"Sometimes, she thought, courage was simply a matter of putting one foot in front of another and not stopping."
I first heard of The Pilot's Wife years ago when I bought multiple copies of one of Shreve's other books, The Last Time They Met, for my old book club (a book I selected because it was cheap, and because the bookstore had enough copies for everyone. Plus it had a nicely-colored cover, and the synopsis sounded decent). The dust jacket said "by the author of The Pilot's Wife" across the top. I'd never heard of The Pilot's Wife, but I felt like I should have. So, years later when I found a used copy for 75¢, I figured I would give it a try.
It's the story of (would you have ever guessed?) the wife of a pilot. Kathryn's husband has flown passenger planes on transatlantic routes for years, and she has grown accustomed to the infrequency and irregularity of his time at home with her and their fifteen-year-old daughter, Mattie. But even though she is used to Jack being away often, nothing could have prepared her for the news she receives in the middle of the night: the plane Jack was piloting has gone down.
This book was hard to read. Not in the way that Ulysses is hard to read without a tour guide, or in the way that reading the Ramayana in the original Sanskrit would be hard for me to read (impossible-style, as I can't read Sanskrit). What I really mean is that this book was hard to read without crying. It was uncomfortable, unpleasant, even painful. Reading about grief is difficult. It's too private. Or maybe it's just me? I don't know, but it really brought me down.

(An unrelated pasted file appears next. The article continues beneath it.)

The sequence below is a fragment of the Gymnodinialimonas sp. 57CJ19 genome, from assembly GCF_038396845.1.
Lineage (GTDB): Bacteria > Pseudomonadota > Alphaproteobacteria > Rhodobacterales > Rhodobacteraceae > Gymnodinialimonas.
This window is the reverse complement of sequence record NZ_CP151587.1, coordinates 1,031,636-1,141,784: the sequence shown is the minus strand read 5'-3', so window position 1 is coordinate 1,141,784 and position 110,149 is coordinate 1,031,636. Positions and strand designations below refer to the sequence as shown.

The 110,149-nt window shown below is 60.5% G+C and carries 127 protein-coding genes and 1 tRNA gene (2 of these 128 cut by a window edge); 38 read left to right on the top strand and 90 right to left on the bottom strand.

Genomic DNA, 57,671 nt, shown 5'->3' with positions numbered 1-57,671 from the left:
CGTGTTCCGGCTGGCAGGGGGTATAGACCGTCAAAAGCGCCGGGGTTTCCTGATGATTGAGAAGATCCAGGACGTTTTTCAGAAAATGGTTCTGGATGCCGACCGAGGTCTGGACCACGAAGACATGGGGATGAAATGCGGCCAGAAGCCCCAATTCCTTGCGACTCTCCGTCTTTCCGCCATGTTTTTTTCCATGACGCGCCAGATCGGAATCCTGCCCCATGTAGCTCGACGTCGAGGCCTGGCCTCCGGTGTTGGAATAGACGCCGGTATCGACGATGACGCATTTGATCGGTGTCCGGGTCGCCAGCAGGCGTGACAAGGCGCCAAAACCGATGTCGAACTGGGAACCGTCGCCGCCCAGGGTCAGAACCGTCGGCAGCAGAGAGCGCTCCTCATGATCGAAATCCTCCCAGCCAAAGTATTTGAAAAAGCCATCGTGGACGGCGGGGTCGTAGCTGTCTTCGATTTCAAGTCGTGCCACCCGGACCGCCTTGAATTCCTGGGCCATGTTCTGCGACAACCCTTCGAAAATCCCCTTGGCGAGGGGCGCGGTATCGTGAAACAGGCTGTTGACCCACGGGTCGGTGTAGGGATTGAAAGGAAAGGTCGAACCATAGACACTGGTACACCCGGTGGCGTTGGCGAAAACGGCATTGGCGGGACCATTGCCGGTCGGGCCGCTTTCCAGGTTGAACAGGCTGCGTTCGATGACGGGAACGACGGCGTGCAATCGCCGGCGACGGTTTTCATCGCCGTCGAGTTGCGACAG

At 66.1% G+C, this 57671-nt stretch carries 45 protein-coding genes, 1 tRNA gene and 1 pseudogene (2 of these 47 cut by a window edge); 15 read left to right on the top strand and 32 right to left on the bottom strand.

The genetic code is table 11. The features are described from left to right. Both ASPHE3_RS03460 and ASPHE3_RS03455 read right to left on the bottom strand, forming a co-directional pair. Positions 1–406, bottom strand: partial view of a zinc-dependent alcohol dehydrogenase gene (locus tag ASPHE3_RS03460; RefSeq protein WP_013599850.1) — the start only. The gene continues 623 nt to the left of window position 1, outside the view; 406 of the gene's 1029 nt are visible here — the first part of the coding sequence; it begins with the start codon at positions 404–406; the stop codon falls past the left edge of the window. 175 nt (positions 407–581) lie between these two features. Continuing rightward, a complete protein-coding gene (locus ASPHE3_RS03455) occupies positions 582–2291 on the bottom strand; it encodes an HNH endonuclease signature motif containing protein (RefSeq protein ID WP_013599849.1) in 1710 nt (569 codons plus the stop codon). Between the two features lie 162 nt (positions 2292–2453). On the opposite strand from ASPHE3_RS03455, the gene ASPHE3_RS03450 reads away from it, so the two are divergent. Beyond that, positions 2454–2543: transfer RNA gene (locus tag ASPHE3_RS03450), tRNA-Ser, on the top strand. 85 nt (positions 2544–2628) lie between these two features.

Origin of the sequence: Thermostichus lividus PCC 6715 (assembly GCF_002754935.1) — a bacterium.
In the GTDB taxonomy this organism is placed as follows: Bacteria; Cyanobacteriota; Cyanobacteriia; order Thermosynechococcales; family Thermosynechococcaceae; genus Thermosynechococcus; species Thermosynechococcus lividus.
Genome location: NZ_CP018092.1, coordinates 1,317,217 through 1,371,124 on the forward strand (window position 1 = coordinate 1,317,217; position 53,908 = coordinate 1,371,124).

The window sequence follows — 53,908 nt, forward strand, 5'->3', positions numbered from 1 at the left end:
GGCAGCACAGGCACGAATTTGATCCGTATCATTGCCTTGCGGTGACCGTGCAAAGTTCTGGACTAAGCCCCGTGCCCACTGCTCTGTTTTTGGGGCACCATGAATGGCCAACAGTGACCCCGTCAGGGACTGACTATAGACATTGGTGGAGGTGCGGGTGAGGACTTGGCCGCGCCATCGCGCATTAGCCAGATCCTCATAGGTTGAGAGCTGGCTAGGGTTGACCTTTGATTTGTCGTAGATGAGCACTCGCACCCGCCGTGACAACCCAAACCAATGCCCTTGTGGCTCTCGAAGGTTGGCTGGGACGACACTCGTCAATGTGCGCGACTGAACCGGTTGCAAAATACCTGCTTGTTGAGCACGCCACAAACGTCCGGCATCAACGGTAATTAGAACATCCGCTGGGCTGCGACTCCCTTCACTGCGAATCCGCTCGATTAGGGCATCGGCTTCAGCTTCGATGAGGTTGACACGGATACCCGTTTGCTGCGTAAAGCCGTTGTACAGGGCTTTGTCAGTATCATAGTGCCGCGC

Once I got to the second half of the book, however, I found it almost had a dual personality. It was a relief when Kathryn's mourning released its hold on me. It's not as if the book became happy and funny then; far from it. But as Kathryn gradually found she was no longer quite as mired in despair, perhaps even able to take some tiny steps forward, I myself was able to escape from the Slough of Despond. As secrets unfolded and Kathryn learned more about her husband than she'd ever known before, the tension began to stem from suspense rather than sadness. The story became less grief-stricken and more plot-driven.
So, taking both grief and suspense into account, would I recommend this book? I don't know. I don't think I could ever stand to read it again. But it was well-written, and it definitely held my attention all the way through. Make of that what you will, but be forewarned, and maybe (if you're just dying to try Shreve) read The Last Time They Met instead. I really liked that one.